There are a lot of steps IT departments must take to keep their companies’ data secure. One critical activity: making sure all software on servers and user machines is kept up to date.
Hackers often gain access to networks by exploiting vulnerabilities in applications. Therefore, along with training users to avoid threats and other critical IT security practices, making sure all that software is patched is a key way to prevent attacks.
In the past, many organizations chose to focus on patching the Windows operating system and other Microsoft software. Since nearly every computer contained those components, a big chunk of attacks focused on exploiting their vulnerabilities.
Third-party software needs to be patched
But the threat landscape is changing, according to the recent 2013 Secunia Vulnerability Review. Software from other vendors is becoming more vulnerable, and organizations that rely on Microsoft’s automatic updates for their patch management strategy could be leaving their networks open to other threats.
While Microsoft still accounts for plenty of software vulnerabilities, according to Secunia — 29 of the 50 most vulnerable programs came from the software giant — over the past five years, non-Microsoft software’s share of the total vulnerabilities out there has increased from 57% to 86%.
What software causes the most security trouble for IT? Aside from Windows and other Microsoft software, these were the applications that were featured prominently on Secunia’s list of the most vulnerable software:
- Flash — Adobe Flash Player has gotten a lot of attention lately for how frequently the developer issues critical patches to fix bugs. And according to Secunia, Flash Player was the most vulnerable third-party application in 2012.
- Java — A lot has also been made about Java security, to the point where some organizations even recommend disabling the platform on all machines unless it’s absolutely needed.
- Apple — While Mac OS X is still considered a more secure alternative to Windows, as the operating system and other Apple products become more popular, hackers are beginning to look for bugs in those areas, too. In 2012, Apple’s iTunes, Quick Time, Bonjour for Windows and Apple Software Update were all among the most vulnerable software. (Note: Secunia’s report only looked Windows machines, so it doesn’t account for computers running Mac OS X).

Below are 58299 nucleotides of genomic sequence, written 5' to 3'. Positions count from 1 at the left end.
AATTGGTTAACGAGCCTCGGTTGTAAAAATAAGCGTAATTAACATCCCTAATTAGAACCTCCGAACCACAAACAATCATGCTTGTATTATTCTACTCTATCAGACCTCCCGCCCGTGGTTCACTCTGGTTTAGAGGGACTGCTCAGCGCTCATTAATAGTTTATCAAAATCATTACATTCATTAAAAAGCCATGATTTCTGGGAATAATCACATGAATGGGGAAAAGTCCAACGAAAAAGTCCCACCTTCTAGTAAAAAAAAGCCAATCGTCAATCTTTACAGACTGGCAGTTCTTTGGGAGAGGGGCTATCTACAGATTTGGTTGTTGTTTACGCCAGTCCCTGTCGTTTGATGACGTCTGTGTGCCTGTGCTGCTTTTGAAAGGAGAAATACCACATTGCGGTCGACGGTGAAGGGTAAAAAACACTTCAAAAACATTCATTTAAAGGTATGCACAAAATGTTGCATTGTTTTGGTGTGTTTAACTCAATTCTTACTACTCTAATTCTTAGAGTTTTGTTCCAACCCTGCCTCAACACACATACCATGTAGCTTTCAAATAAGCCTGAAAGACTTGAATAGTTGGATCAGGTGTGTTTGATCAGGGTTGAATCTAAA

- Web browsers — Microsoft’s Internet Explorer was rated as the most vulnerable browser — and the third-most vulnerable application overall. However, Google’s Chrome and Mozilla’s Firefox also made the list.
- Document/media viewers — Given that a lot of attacks occur when hackers trick users into opening malicious files, it makes sense that vulnerabilities in the software that views or plays those files are often exploited. Adobe’s PDF Reader was the most vulnerable application of this type, and others such as the open source VLC Media Player and Apple’s iTunes also made the the list.
Keys for effective patch management
The bottom line for IT: It’s not enough to verify that Microsoft’s automatic updates are being pushed to all machines throughout the organization. As Secunia’s report shows, software from all vendors needs to be kept patched and up to date.
That’s difficult to manage, especially since 40% of users admit they ignore prompts telling them their software needs to be updated, according to a survey conducted last year by Skype.
And despite the fact that updates are often released to patch vulnerabilities, 45% of users said they don’t install upgrades because they’re worried about the security of their computers.
Other top reasons for avoiding a software patch:
- 27% said upgrades take too long
- 26% don’t understand what the upgrade will do
- 25% don’t see a benefit of installing a software patch
- 20% said updates slow down their computer, and
- 18% said new versions of software are buggy and crash too often
The good news: Vendors are getting better at patching their software. Among the software Secunia looked at 84% of vulnerabilities had patches available on the day of disclosure last year, up from 72% in 2011.
To make sure those critical updates are actually installed, experts recommend IT:
- Educate users on why keeping the software on their PCs up to date is important
- Keep an updated inventory of all the applications that are installed, which can be used to conduct regular audits to make sure everything’s up-to-date
- Prioritize so that applications most likely to need security updates are given more urgency, and
- Have a patch management policy detailing when certain types of patches may be rolled out — for example, updates that won’t require a restart can take place anytime during the workday, while others should have specified times to minimize the impact.